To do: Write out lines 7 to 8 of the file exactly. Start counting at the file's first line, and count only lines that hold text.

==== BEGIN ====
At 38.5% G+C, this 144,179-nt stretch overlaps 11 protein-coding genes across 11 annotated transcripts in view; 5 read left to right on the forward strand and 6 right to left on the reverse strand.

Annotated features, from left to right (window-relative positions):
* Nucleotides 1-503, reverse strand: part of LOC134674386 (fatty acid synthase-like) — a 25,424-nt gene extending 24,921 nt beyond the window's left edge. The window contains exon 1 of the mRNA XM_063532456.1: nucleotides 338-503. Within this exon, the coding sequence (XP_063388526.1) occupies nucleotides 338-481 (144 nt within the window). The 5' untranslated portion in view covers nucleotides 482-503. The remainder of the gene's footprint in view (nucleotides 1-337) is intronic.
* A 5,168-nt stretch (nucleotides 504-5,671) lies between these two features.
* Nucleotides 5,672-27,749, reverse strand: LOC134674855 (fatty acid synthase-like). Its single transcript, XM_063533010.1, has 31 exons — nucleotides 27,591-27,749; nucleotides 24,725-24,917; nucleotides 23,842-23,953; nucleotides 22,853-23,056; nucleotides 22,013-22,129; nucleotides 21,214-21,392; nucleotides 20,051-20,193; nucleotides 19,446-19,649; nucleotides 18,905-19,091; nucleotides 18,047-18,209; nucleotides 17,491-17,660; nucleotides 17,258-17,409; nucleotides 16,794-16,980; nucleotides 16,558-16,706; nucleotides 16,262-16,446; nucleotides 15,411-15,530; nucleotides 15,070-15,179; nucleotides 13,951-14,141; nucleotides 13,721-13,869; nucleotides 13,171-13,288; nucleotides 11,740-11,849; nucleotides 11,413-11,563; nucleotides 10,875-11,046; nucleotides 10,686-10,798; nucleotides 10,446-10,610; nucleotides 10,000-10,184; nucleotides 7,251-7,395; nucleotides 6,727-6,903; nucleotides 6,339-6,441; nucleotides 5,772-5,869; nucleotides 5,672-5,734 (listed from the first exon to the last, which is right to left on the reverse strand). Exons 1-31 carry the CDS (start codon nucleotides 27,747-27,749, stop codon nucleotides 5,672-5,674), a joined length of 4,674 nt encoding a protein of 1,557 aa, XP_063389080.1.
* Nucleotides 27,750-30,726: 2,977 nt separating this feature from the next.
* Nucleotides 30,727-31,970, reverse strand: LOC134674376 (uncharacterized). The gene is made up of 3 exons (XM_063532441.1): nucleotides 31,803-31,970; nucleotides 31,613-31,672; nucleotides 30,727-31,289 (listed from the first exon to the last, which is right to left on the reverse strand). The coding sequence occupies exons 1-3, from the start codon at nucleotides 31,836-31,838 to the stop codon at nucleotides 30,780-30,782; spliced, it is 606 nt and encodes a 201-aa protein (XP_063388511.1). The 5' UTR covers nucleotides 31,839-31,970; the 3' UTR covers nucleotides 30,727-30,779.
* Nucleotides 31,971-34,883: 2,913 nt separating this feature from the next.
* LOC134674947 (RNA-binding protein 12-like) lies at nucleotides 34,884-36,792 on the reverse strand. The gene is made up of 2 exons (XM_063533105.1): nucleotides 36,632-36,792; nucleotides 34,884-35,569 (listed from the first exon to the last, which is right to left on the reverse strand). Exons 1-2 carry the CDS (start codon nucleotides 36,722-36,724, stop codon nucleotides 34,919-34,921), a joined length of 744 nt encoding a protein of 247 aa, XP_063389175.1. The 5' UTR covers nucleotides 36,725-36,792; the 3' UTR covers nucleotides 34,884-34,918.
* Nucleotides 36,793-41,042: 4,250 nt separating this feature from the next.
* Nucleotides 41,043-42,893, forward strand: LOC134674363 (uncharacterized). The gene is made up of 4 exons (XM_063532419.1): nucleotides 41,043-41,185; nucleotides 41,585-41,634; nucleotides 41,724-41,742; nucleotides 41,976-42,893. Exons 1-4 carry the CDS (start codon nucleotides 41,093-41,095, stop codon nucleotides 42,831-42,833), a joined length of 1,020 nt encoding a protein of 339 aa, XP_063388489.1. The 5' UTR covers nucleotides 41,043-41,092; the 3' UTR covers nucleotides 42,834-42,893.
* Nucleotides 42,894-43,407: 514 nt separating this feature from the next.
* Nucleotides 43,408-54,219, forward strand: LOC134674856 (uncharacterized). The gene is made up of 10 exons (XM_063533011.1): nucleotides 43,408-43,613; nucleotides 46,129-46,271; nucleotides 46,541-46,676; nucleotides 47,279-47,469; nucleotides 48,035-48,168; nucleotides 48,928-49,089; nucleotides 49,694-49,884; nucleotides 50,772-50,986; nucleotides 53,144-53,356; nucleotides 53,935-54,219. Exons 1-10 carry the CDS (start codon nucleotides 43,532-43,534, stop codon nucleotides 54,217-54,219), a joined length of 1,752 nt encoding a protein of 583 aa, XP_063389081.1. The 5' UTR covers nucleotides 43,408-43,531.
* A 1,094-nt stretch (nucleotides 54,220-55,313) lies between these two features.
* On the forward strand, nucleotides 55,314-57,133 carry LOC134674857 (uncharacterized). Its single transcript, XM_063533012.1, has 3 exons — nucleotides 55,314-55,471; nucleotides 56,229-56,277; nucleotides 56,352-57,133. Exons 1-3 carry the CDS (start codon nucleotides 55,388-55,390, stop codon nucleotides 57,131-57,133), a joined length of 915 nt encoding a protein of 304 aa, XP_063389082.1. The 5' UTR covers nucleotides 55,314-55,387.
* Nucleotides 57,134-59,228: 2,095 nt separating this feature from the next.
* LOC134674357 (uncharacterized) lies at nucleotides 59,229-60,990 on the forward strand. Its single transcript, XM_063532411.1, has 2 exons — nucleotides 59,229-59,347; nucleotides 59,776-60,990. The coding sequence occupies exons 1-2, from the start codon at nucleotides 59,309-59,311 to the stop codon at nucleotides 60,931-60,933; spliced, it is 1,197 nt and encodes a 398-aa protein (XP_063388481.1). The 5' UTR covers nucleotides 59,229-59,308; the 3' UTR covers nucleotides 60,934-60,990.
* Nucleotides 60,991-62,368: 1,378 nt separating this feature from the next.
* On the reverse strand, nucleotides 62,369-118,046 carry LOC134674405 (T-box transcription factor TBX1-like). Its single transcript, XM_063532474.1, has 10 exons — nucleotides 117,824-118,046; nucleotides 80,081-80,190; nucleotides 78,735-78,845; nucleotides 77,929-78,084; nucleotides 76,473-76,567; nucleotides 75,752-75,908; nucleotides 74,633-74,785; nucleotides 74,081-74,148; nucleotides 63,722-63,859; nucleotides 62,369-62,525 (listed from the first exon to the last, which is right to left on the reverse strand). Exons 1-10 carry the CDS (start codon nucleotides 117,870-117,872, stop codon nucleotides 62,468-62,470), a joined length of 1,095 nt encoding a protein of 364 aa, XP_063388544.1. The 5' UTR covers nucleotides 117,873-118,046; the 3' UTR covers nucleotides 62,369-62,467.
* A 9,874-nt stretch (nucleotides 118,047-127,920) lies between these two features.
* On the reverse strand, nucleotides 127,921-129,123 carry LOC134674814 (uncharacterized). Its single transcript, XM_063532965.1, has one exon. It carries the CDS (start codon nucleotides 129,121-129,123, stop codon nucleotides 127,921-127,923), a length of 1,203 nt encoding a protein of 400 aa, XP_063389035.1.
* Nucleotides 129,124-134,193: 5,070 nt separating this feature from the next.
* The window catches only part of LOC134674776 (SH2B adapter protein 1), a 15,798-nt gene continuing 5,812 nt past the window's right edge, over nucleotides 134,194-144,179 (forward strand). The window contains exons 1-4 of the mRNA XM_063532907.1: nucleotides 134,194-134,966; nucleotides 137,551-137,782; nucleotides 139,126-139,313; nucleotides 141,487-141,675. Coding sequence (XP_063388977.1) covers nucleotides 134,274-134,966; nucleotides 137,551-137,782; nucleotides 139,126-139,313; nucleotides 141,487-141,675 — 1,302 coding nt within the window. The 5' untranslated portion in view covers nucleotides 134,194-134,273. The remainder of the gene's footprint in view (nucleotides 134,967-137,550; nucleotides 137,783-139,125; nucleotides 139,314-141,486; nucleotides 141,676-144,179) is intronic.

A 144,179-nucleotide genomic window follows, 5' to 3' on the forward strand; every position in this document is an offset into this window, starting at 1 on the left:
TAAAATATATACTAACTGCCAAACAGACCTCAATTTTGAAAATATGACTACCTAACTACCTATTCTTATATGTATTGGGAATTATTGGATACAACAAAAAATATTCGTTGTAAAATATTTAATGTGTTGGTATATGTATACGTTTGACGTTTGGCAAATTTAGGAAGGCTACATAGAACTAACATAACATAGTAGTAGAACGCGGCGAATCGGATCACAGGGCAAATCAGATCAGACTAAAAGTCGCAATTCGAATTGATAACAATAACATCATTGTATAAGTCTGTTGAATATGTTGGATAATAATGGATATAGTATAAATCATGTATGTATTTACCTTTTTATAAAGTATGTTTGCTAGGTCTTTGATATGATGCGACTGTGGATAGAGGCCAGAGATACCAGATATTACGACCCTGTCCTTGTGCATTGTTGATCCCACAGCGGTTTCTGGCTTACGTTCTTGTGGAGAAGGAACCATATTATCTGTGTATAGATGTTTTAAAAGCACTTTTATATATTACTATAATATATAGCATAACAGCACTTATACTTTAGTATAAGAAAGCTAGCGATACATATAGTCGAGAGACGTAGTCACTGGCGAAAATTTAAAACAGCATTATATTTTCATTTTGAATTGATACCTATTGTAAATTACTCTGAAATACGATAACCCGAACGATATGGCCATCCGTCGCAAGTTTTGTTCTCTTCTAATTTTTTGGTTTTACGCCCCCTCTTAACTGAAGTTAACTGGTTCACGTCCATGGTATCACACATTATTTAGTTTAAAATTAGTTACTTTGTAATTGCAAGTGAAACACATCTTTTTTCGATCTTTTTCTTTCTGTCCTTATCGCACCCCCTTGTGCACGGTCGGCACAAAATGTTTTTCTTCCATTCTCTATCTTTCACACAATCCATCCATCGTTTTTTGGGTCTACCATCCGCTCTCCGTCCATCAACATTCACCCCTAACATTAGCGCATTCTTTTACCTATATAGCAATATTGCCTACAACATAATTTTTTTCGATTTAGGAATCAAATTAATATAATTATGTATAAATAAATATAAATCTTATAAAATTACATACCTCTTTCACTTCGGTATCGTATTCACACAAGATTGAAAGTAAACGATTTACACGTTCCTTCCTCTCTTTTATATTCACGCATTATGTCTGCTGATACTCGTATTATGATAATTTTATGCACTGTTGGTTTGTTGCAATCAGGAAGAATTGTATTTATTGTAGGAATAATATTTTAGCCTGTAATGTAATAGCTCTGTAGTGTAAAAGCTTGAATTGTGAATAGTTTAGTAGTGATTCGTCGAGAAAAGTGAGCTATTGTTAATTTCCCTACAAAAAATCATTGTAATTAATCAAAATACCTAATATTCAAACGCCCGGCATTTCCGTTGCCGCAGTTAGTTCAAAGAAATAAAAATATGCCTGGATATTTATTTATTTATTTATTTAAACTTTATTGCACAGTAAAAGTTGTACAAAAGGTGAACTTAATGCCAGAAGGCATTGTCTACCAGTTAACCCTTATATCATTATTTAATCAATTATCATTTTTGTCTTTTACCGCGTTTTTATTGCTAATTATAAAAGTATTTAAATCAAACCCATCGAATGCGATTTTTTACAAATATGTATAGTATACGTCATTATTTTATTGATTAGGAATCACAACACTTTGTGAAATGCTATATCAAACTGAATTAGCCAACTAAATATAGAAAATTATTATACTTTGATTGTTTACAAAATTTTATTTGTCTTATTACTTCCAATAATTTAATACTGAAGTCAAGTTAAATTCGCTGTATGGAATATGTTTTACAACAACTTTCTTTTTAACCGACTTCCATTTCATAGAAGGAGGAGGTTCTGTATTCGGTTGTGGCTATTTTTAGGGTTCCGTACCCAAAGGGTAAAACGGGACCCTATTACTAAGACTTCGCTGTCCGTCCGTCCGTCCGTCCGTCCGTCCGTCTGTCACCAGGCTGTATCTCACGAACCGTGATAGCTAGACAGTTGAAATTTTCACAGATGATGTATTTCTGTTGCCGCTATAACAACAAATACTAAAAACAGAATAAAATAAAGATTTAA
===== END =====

* Nucleotides 30,727-31,970, reverse strand: LOC134674376 (uncharacterized). The gene is made up of 3 exons (XM_063532441.1): nucleotides 31,803-31,970; nucleotides 31,613-31,672; nucleotides 30,727-31,289 (listed from the first exon to the last, which is right to left on the reverse strand). The coding sequence occupies exons 1-3, from the start codon at nucleotides 31,836-31,838 to the stop codon at nucleotides 30,780-30,782; spliced, it is 606 nt and encodes a 201-aa protein (XP_063388511.1). The 5' UTR covers nucleotides 31,839-31,970; the 3' UTR covers nucleotides 30,727-30,779.
* Nucleotides 31,971-34,883: 2,913 nt separating this feature from the next.